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Lessons in the Lutheran Confessions
Concerning Justification, part 31


Romans 4:1–5

From the Confessions: The Defense of the Augsburg Confession

Concerning Justification 

The particle “alone” offends some, although even Paul says, “For we hold that a man is justified by faith apart from works of law” (Rom 3:28). Again, “It is the gift of God — not because of works, lest any man should boast” (Eph 2:8b-9). Again, “They are justified by his grace as a gift” (Rom 3:24). If the exclusive “alone” displeases, let them remove from Paul also the exclusives “freely,” “apart from works,” “as a gift,” etc. For these also are exclusives. We do exclude the idea of merit. We do not, however, exclude the Word or Sacraments, as the adversaries falsely charge us. For we have said above that faith is conceived from the Word, and we honor the ministry of the Word in the highest degree. Love also and works must follow faith. Therefore, they are not excluded as things that follow faith. But confidence in the merit of love or in works is excluded in justification. And this we will clearly show.

Pulling It Together: Imagine a man condemned to spend the rest of his life in prison. One day, the word comes from the jailer that the president has pardoned his offense. It is too good to be true. Decades later, he dies, still sitting in prison. He never could believe the guard's report that a criminal like himself had been set free. After all, there had been no conditions, only the promise of the president. So, the man spent his remaining years in prison, working off his sentence and trying to become a good man. He was only freed from prison by his own death.

It seems incredible that one could be delivered from their eternal fate because they simply believe. Surely there must be more to Christianity than that. There must be rules and regulations, things to do and observe. If people are such wretched sinners, they must have to do something to become righteous and escape the consequences. Nevertheless, Lutherans confess that we are saved by God's grace alone, this happening through faith and not works of the law. 

Prayer: Help me believe your good word alone, Lord, instead of the religion that I would add. Amen. 

The kind of church we see in the New Testament is different from what most modern people imagine when they think of “going to church.” Experience Life Together: A 15-Week House-Church Model Resource & Session Book, by Rev. Tom Hilpert, is a 15-week house-church curriculum designed for pastors, lay leaders, and churches interested in getting a taste for what church in the home is really like. Whether referred to as a house-church, organic church, alternative church, or cell church, this material applies well to any group that wants to experience Christian worship in the context of a small group meeting within the homes of the participants.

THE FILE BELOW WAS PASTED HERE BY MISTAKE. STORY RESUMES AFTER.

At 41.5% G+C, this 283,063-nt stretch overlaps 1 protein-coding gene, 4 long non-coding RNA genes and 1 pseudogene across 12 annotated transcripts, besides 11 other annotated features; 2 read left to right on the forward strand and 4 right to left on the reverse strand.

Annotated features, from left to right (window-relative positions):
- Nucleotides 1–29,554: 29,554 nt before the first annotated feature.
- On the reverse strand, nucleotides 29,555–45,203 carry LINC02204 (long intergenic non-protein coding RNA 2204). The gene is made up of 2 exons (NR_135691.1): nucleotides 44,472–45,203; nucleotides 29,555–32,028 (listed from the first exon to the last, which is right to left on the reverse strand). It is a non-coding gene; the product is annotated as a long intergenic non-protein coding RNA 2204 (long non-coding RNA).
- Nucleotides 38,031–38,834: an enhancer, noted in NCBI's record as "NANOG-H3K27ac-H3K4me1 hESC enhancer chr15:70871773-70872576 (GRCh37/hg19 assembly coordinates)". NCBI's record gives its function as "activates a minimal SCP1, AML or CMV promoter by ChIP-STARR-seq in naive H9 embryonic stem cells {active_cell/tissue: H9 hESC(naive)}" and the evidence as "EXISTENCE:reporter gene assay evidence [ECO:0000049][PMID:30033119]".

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Norine Kerstein

Posted June 22, 2015 at 7:08am

Your devotions continue to be a blessing in my life. Thank you. Have you discontinued the audio? Hearing you speak the meditations brought them to vibrant life. I also miss the added blessing at the end of the audio. God bless you in your mission and ministry.

Andrew McKusick

Posted June 22, 2015 at 8:31am

Mark - is Christianity unique among world religions in providing justification by faith?

Mark Ryman

Posted June 22, 2015 at 1:21pm

Norine, I am on vacation with the grandchildren. It's been a little noisy, so not conducive to recording. However, they have all just gone back home and I will be back to recording tomorrow. Probably will have up the audio for Sunday and Monday too.

Mark Ryman

Posted June 23, 2015 at 6:31pm

Andy, most religions teach justification of some sort. It is either justification with a god, nature, or even, in a manner, self. However, I don't know of any other religion that calls it justification. The big difference is that the justification taught in other religions requires the efforts of people. In Christianity, God justifies us. We don't do the justifying; he made and makes all the effort for Christ's sake. However, I would argue ( that even in ancient Judaism, God justified people by his grace through faith. Paul said the same in Romans 4 and elsewhere.

Mark Ryman

Posted June 22, 2020 at 6:07am

Sometime, along the way, that link changed. It is now

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